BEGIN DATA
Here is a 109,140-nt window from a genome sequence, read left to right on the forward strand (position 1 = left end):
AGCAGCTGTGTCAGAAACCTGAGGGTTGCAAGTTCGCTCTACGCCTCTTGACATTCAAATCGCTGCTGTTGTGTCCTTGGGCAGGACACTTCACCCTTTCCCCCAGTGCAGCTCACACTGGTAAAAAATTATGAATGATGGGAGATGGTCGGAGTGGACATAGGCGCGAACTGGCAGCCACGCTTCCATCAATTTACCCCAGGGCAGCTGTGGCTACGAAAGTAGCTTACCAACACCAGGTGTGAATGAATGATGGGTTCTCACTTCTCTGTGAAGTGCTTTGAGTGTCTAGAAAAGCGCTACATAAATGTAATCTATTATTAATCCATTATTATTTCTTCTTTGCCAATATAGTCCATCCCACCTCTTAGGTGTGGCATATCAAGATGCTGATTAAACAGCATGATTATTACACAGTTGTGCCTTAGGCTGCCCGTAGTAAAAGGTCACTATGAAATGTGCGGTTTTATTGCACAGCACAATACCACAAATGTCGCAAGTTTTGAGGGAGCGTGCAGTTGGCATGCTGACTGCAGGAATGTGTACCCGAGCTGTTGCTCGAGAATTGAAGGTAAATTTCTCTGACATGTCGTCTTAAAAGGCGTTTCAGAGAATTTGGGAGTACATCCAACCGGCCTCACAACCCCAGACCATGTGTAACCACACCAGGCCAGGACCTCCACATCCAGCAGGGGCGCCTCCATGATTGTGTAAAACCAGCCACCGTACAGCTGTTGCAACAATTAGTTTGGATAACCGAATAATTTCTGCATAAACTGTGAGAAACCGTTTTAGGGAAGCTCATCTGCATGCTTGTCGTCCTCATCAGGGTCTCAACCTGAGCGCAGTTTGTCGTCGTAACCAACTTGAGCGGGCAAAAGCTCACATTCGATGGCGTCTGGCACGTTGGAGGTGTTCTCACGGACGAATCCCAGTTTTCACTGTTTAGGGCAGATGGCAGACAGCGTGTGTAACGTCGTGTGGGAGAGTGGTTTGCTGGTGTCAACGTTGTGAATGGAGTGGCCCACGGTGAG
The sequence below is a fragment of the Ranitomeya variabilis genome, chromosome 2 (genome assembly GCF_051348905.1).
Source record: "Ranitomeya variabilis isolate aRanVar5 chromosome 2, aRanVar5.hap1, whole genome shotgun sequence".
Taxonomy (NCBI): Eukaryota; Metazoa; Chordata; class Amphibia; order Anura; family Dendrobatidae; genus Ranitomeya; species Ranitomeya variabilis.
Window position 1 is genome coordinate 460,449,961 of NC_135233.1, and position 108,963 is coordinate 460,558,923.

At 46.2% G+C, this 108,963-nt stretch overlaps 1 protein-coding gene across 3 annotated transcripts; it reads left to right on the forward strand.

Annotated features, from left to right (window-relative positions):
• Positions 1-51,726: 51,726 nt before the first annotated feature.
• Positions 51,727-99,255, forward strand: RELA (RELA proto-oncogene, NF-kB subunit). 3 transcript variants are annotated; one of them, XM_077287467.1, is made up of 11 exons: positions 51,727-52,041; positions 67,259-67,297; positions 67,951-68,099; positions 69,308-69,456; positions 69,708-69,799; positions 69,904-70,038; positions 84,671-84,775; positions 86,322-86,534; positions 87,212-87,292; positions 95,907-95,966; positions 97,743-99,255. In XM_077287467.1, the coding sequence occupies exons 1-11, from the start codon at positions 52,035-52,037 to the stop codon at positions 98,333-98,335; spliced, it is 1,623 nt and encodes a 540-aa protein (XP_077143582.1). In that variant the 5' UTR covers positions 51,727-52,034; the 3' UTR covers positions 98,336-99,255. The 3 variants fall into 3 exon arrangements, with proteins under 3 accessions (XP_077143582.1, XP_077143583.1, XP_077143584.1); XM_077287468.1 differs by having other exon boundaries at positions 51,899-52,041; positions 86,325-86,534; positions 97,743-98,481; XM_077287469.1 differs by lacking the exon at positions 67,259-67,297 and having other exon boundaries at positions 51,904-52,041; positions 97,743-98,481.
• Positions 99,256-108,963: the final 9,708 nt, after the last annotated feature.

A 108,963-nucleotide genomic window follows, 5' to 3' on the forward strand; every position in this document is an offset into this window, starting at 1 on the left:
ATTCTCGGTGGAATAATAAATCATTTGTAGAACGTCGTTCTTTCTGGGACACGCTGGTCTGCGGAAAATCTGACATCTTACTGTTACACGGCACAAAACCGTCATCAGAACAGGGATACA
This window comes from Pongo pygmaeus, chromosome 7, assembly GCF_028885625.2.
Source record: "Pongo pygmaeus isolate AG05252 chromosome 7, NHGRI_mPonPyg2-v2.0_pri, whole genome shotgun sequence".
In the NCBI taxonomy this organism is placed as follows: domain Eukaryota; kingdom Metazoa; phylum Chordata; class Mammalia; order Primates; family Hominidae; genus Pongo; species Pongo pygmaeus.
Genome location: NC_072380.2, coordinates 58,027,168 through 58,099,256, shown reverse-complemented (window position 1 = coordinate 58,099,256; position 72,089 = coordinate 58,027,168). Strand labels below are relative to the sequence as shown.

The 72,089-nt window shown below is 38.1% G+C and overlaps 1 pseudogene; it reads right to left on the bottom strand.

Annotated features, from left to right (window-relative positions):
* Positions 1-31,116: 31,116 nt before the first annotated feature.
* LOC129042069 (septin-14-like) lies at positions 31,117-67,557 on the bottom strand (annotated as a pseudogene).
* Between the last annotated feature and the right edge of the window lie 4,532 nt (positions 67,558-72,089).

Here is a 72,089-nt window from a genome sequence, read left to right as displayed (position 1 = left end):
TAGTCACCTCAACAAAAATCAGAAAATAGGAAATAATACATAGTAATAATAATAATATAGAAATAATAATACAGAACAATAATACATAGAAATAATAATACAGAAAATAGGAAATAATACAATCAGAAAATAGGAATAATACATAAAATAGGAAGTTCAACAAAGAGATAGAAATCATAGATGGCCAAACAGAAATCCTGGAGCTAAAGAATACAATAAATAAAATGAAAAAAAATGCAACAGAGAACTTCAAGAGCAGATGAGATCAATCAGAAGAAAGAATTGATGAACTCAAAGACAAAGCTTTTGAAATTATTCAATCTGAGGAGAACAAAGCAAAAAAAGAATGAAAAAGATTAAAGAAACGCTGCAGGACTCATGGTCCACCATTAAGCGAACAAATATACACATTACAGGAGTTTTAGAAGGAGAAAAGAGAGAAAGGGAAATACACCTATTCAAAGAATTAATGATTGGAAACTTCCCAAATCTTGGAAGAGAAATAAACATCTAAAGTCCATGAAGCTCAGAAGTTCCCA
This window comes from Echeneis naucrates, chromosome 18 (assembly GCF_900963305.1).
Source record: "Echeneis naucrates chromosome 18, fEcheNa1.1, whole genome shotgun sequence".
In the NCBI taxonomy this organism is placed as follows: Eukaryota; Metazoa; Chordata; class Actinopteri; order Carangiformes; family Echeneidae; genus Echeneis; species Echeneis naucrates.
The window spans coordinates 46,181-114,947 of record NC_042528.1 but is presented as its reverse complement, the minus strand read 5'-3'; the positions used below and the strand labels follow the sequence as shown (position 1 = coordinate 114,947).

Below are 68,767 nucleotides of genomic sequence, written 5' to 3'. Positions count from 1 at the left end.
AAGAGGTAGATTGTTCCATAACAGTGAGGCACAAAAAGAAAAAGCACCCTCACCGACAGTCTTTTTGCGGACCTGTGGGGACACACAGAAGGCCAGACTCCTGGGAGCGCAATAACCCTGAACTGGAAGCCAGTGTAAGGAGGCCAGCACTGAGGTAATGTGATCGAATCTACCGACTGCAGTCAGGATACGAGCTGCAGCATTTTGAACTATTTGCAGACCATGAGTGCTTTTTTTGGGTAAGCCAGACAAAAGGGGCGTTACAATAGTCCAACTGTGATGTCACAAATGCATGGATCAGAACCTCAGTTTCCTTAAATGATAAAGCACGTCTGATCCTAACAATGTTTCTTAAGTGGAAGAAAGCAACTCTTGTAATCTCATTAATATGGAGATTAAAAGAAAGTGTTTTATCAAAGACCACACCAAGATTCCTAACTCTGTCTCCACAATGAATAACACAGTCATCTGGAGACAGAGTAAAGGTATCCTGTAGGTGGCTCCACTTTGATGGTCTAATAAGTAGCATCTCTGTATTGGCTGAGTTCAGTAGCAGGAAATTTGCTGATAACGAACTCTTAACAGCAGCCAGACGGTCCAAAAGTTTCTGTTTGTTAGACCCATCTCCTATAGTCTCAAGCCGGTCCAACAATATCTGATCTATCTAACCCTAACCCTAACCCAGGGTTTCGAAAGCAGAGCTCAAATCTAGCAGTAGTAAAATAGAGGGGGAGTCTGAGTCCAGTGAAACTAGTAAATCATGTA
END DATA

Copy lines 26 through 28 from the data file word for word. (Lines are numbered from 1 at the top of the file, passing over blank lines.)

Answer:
Source record: "Echeneis naucrates chromosome 18, fEcheNa1.1, whole genome shotgun sequence".
In the NCBI taxonomy this organism is placed as follows: Eukaryota; Metazoa; Chordata; class Actinopteri; order Carangiformes; family Echeneidae; genus Echeneis; species Echeneis naucrates.
The window spans coordinates 46,181-114,947 of record NC_042528.1 but is presented as its reverse complement, the minus strand read 5'-3'; the positions used below and the strand labels follow the sequence as shown (position 1 = coordinate 114,947).